“The overthrow of Yanukovych dealt a severe blow to Putin’s geopolitical ambitions,” wrote Russian human rights activist Mikhail Savva, in a translated response to CNS questions. Savva, who lives in Ukraine, also is a political scientist and an expert on Semena’s case.
As the country recuperated in the aftermath of a revolution, Russian troops inched closer. On March 18, 2014, Russia declared it had annexed Crimea.
The annexation is considered illegal under international law. Following the annexation, the United States and the EU imposed sanctions against the Russian government and certain individuals and businesses.
“Russian authorities violated their own legislation during the annexation of…Crimea,” wrote Savva.
Western ideals clash with Russian force
Semena’s arrest was not the first time he had dealt with Russian authorities, he said.
In May 2014, shortly after Russia invaded Crimea, Semena was having a meeting with a Polish journalist in a Crimean Tatar café when he was detained by Russian intelligence officers who had been following the Polish journalist.
“This detention became the first signal for me,” Semena wrote. “I realized the Federal Security Service of the Russian Federation (was) wiretapping my phones.”
Within weeks of the Russian occupation of Crimea, RFE/RL established “Crimea Realities,” which is “independent news, information that people can’t get otherwise, information that allows them to figure out what’s going on around them,” said RFE/RL spokesman Martins Zvaners.
RFE/RL President Thomas Kent has made several statements on Semena’s situation in an attempt to raise international awareness.
“The case against Mykola Semena is part of an orchestrated effort by Russian authorities in Crimea to silence independent voices there,” he said in a video posted by RFE/RL in September. “It’s also intended to obstruct the journalistic mission of Radio Free Europe/Radio Liberty.”
According to Maryana Drach, the Ukrainian Director of RFE/RL, the media organization has also been co-funding Semena’s legal defense.
Ukraine has one of the most progressive legal frameworks protecting media freedom of any country in Eastern Europe, according to Freedom House, a U.S.-based advocacy organization.
However, Crimea is no longer part of that framework. Occupying Russian forces shut down many media outlets and replaced them with Russian news sources. Being a journalist in Crimea is now difficult and dangerous.
The United States and Ukraine relationship was established soon after Ukraine gained independence from the Soviet Union in 1991. According to the U.S. Department of State, the relationship is based on cooperation in areas of defense, security and trade.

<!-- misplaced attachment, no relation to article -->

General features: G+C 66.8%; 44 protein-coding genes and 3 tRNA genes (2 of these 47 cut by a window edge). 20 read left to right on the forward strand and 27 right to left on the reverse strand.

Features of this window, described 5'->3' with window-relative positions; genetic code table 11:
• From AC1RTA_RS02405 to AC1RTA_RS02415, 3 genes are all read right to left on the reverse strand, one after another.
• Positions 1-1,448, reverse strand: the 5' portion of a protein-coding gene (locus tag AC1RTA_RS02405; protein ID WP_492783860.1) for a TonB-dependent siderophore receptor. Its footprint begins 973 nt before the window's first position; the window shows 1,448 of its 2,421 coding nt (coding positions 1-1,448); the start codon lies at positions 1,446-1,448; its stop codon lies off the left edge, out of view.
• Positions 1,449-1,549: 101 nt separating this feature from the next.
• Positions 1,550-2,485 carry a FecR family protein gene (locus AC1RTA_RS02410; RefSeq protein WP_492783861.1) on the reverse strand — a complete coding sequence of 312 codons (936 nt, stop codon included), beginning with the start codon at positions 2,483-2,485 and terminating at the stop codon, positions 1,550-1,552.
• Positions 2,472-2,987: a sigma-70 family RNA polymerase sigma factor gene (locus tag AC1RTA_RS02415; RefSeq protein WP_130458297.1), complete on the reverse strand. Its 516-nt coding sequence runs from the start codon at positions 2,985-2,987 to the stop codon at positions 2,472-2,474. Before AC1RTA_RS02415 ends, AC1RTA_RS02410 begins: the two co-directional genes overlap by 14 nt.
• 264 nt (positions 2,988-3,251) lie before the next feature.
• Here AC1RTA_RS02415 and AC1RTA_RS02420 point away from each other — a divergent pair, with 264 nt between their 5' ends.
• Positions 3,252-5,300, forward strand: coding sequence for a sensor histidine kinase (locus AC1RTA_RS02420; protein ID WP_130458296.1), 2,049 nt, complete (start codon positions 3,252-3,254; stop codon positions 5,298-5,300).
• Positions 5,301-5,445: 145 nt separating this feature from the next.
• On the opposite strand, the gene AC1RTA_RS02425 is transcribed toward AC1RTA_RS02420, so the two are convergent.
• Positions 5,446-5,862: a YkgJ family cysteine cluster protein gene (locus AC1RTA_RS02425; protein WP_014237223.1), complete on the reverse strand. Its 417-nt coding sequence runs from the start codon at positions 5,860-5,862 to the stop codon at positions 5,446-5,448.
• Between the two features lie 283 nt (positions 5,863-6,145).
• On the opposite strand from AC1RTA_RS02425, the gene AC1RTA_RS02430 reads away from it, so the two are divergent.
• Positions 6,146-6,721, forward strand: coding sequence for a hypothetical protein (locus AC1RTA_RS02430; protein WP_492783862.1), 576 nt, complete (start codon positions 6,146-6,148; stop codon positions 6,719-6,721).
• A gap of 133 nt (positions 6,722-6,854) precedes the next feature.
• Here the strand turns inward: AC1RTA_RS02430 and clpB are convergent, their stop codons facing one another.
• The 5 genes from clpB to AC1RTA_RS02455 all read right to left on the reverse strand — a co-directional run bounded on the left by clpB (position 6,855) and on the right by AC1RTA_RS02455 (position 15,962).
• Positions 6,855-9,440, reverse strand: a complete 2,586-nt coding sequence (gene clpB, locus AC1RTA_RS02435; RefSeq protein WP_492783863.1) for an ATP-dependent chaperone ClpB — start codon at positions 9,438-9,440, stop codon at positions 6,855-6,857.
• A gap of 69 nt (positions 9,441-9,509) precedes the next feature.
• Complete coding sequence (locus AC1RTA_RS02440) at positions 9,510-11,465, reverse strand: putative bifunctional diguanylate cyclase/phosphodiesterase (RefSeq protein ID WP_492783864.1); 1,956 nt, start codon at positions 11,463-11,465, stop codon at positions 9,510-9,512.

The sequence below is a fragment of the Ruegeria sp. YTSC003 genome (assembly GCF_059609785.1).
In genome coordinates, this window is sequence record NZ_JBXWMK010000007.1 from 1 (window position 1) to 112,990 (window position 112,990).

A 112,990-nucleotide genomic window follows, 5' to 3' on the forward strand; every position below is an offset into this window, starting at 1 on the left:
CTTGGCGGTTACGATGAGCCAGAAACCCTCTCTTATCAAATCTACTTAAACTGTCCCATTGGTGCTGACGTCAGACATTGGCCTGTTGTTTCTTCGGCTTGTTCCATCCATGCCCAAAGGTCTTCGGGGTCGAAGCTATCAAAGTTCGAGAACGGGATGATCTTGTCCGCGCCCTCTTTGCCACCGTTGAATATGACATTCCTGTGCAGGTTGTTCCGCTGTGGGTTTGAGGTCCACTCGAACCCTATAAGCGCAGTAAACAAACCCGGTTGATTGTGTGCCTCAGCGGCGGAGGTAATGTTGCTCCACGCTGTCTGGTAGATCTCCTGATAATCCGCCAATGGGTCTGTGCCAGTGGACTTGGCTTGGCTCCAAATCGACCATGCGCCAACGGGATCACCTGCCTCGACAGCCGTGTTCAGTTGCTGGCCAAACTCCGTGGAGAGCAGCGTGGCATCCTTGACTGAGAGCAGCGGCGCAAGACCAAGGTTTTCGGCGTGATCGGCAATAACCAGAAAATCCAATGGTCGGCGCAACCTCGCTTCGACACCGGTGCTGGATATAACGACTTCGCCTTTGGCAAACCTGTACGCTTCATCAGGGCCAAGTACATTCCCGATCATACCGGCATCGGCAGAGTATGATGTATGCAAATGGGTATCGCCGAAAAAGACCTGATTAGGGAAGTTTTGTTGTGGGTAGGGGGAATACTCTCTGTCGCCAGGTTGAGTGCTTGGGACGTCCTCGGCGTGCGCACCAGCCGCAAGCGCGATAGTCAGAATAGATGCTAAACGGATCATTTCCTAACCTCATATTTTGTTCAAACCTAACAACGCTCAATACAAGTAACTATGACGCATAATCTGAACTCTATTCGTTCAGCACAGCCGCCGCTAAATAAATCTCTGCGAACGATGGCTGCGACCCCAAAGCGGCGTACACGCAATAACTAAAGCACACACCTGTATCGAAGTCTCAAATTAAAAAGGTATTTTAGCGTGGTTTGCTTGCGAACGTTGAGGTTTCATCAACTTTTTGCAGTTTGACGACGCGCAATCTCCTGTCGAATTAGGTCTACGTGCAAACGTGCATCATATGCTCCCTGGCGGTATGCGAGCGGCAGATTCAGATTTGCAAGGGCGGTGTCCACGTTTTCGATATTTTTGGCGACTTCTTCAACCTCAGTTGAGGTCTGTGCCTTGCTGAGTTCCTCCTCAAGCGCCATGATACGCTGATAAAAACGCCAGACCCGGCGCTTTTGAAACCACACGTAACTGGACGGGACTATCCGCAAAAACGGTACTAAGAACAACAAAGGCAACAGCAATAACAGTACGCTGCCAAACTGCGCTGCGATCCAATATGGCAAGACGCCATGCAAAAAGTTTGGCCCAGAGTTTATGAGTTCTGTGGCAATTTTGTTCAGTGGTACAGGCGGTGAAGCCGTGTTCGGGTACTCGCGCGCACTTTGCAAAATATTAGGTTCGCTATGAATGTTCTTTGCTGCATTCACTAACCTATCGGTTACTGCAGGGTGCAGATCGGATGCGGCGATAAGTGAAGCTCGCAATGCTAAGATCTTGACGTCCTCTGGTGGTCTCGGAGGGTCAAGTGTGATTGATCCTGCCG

“I think that the United States has been very supportive of Ukraine in terms of the current situation,” said Roman Popadiuk, the first United States ambassador to Ukraine from 1992 to 1993, referring to economic support, humanitarian assistance to those who have been displaced by the Russian occupation and military support to Ukrainian forces.
In May, President Donald Trump assured Ukraine of American support and that the United States would continue the blockade.
On Sept. 25, the State Department released a statement that “the United States is deeply troubled by the decision of a court in Russian-occupied Crimea against Radio Free Europe/Radio Liberty journalist Mykola Semena.”
The statement added that “Crimea remains an integral part of Ukraine, and the United States remains steadfast in its support for the territorial integrity and sovereignty of Ukraine.”
The physical toll of detainment
Semena was not allowed to leave Crimea while the criminal investigation was underway, even though he required surgery for a heart condition. In fact, he had to have permission just to travel outside the city of Simferopol.
“I still periodically go through supportive care courses that provide temporary relief,” he wrote. “But (they) do not eliminate the need for more effective treatment.”
Semena still strongly believes in the importance of unbiased Crimean media.
He wrote that Crimean journalists must continue to “distinguish reliable information from propaganda” and “be able to assess Crimean events from the standpoint of international law and human values.”
“You need to be able to see the truth,” he wrote.